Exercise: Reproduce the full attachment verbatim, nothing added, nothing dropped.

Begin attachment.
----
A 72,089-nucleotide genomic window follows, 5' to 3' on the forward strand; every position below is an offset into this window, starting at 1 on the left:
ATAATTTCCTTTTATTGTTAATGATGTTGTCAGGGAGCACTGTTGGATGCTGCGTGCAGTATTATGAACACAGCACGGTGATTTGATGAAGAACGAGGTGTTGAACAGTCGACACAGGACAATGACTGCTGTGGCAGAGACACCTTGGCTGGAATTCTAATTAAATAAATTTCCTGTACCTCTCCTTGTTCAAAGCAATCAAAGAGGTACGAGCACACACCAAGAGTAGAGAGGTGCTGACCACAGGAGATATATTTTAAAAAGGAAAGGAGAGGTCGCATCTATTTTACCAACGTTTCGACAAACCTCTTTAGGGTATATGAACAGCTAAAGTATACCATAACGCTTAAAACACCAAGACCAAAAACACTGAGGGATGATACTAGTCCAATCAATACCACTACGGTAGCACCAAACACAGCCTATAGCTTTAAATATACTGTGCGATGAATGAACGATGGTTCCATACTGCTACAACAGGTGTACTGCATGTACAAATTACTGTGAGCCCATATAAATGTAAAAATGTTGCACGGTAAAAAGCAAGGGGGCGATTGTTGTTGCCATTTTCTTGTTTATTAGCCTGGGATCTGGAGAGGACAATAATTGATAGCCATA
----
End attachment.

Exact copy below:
A 72,089-nucleotide genomic window follows, 5' to 3' on the forward strand; every position below is an offset into this window, starting at 1 on the left:
ATAATTTCCTTTTATTGTTAATGATGTTGTCAGGGAGCACTGTTGGATGCTGCGTGCAGTATTATGAACACAGCACGGTGATTTGATGAAGAACGAGGTGTTGAACAGTCGACACAGGACAATGACTGCTGTGGCAGAGACACCTTGGCTGGAATTCTAATTAAATAAATTTCCTGTACCTCTCCTTGTTCAAAGCAATCAAAGAGGTACGAGCACACACCAAGAGTAGAGAGGTGCTGACCACAGGAGATATATTTTAAAAAGGAAAGGAGAGGTCGCATCTATTTTACCAACGTTTCGACAAACCTCTTTAGGGTATATGAACAGCTAAAGTATACCATAACGCTTAAAACACCAAGACCAAAAACACTGAGGGATGATACTAGTCCAATCAATACCACTACGGTAGCACCAAACACAGCCTATAGCTTTAAATATACTGTGCGATGAATGAACGATGGTTCCATACTGCTACAACAGGTGTACTGCATGTACAAATTACTGTGAGCCCATATAAATGTAAAAATGTTGCACGGTAAAAAGCAAGGGGGCGATTGTTGTTGCCATTTTCTTGTTTATTAGCCTGGGATCTGGAGAGGACAATAATTGATAGCCATA